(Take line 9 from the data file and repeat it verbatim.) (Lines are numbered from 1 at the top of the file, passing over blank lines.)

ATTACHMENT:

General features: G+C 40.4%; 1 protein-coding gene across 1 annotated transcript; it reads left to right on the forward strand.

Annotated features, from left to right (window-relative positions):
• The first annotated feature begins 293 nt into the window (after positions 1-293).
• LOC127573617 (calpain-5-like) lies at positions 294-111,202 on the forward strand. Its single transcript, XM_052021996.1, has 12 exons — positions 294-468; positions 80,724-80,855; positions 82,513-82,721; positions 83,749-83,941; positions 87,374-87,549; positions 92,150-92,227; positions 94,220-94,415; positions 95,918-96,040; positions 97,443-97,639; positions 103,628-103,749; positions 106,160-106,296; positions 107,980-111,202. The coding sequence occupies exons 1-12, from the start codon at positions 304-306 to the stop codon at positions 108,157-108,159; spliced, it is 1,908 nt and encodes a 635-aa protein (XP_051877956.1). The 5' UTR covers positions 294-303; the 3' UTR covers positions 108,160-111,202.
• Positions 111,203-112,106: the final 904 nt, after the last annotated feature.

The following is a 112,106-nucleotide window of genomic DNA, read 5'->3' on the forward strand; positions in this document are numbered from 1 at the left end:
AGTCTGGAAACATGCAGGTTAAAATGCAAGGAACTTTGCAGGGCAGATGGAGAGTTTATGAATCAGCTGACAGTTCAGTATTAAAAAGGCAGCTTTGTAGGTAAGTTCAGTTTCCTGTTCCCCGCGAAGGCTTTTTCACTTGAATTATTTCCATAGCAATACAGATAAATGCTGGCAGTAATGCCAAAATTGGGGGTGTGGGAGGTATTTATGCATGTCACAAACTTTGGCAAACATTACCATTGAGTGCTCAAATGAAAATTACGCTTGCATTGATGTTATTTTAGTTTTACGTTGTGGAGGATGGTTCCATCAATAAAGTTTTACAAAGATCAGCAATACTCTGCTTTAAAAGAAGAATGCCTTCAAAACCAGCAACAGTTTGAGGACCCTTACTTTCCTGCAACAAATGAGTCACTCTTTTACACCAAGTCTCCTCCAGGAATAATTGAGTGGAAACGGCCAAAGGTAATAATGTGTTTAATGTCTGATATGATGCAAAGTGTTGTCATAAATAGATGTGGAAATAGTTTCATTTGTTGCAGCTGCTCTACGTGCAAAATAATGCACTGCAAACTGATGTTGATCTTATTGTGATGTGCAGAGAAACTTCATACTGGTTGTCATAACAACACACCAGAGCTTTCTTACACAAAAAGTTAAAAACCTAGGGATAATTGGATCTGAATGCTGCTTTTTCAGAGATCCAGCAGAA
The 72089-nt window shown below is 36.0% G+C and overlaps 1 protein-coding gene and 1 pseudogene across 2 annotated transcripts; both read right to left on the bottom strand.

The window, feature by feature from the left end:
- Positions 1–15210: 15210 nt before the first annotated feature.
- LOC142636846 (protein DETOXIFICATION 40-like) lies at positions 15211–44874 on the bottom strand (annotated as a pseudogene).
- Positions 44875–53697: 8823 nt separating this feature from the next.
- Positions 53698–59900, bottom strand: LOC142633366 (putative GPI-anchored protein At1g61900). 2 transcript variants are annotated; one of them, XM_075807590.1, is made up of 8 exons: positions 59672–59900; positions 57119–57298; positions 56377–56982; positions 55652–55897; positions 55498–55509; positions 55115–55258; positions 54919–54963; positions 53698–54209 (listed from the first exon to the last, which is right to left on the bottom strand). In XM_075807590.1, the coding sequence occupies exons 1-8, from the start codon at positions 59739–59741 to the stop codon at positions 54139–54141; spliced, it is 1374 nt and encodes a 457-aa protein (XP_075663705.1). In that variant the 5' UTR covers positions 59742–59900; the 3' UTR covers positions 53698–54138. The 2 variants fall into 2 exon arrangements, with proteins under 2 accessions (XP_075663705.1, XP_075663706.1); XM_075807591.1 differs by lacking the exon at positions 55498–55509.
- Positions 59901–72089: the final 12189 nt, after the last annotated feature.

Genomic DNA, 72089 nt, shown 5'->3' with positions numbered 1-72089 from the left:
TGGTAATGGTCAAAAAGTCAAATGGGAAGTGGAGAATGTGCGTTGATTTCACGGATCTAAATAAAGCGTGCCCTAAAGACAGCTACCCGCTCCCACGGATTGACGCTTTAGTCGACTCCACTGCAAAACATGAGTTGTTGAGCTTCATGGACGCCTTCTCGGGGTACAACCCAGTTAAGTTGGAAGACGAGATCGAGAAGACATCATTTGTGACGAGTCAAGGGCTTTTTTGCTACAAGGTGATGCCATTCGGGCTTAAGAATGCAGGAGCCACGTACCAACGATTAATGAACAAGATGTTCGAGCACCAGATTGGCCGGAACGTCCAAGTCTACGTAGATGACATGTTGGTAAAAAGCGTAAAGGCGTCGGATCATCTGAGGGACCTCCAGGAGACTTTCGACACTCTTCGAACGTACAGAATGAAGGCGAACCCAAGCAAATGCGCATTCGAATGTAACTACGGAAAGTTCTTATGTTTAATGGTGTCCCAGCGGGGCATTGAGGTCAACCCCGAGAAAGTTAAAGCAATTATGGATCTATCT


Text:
The window, feature by feature from the left end: